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New to the blog: Jeremy Yoder
Hi, everyone! I’m Jeremy Yoder, and I’m very pleased to be joining the contributors here at the Molecular Ecologist, starting today.
I’m currently a postdoc with Peter Tiffin at the University of Minnesota, studying the population genomics of adaptation in Medicago truncatula, a model legume native to the Mediterranean. I recieved my Ph.D. with Olle Pellmyr at the University of Idaho, where I studied the ecology, evolution, and population genetics of species interactions, especially the highly specialized pollination mutualism between Joshua trees and yucca moths. (And I am still pushing one last dissertation chapter through peer review. Let me join the chorus of postdocs chanting: Grad students! Publish before you graduate!) For a list of my publications, see my professional site.
I’ve also been writing about my scientific interests at the website Denim and Tweed since back in 2006, and last year I started the collaborative science blog Nothing in Biology Makes Sense! with a group of friends and colleagues from grad school. Based on that experience, Tim Vines asked me to join the Molecular Ecologist as a sort of administrator/coordinator, and as a contributor, and I was happy to say yes.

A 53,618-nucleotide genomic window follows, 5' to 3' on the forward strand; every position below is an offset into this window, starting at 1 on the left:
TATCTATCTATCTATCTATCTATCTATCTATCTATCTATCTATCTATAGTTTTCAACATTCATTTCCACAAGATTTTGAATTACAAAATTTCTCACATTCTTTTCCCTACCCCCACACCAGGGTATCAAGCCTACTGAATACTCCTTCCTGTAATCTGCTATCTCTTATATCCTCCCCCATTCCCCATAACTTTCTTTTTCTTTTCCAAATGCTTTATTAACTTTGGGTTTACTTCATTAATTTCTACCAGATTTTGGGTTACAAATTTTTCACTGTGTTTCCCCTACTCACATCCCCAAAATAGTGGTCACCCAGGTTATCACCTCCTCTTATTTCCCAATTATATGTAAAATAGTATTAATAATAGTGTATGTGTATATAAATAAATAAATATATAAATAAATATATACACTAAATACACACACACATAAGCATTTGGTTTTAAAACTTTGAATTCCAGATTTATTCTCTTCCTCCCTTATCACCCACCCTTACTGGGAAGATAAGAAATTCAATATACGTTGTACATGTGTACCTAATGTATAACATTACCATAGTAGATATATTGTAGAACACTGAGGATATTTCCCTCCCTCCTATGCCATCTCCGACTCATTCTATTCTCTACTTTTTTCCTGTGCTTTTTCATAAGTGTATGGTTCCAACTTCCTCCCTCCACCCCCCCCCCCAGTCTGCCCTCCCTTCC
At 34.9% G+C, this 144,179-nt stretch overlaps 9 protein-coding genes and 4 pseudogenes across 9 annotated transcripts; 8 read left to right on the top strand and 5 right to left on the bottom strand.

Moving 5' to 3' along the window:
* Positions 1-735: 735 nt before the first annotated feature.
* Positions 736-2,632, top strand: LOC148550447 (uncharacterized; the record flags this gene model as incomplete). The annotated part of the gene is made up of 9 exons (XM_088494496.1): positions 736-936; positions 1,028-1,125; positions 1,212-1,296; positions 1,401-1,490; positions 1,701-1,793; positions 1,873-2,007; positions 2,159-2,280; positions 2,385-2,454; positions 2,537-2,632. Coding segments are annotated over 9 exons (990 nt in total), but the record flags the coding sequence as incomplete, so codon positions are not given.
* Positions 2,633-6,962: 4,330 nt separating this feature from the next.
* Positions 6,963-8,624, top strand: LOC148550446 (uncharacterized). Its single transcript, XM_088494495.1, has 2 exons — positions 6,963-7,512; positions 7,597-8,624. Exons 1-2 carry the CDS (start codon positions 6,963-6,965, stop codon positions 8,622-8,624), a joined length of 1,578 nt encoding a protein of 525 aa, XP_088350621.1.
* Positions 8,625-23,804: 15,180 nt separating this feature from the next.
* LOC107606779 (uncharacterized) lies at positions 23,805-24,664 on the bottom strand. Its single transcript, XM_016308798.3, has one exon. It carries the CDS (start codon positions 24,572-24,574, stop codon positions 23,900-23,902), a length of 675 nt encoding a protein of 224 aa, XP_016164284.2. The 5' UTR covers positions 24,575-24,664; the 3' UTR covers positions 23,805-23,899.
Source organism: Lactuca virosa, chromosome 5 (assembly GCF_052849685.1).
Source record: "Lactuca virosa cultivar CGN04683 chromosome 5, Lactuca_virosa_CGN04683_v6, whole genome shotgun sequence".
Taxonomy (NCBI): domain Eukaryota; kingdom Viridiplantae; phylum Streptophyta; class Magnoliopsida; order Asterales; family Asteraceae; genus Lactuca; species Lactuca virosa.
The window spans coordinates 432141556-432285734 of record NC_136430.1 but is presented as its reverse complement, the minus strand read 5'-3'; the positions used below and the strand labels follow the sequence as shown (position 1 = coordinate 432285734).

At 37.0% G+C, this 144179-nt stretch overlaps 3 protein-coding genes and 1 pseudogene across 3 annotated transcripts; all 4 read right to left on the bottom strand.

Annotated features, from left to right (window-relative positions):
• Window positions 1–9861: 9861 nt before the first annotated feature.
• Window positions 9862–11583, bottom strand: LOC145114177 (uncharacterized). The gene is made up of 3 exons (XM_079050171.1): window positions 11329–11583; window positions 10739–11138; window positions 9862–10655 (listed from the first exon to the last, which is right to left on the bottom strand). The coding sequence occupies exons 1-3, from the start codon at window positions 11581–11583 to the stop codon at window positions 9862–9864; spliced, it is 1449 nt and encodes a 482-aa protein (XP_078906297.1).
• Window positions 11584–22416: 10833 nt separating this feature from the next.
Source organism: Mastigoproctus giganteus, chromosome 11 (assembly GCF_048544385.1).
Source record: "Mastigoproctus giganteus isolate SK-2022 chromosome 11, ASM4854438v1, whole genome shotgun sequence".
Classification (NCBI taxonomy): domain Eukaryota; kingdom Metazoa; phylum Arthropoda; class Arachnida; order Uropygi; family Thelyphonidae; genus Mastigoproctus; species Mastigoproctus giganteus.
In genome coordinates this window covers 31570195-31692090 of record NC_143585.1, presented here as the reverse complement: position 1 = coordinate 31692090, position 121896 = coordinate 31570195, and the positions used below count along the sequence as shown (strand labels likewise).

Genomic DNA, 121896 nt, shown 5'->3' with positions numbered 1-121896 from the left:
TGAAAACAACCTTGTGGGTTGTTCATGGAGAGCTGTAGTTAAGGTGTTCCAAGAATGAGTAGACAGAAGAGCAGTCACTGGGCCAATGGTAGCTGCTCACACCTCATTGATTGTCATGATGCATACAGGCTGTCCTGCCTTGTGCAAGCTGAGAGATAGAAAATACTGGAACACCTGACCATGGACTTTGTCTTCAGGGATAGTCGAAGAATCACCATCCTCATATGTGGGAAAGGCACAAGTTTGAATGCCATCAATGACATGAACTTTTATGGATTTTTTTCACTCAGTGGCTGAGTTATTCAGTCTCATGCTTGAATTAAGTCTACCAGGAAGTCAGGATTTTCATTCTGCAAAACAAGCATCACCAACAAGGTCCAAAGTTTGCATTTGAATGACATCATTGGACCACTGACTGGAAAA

I’m not the only new face on the site—I’ll leave it to the others to introduce themselves—and I’m looking forward to talking about ecology, evolution, and the ever-expanding possibilities for studying both offered by molecular population genetics with my co-bloggers, and with readers. If you want to join the conversation, we have multiple venues available: in the comments on individual posts, in a guest post (e-mail me if you’d like to write one), on our shiny new Facebook page, or via Twitter. The Molecular Ecologist has established a dedicated readership and fostered some excellent discussion among working biologists, and we hope to continue to build on that foundation.
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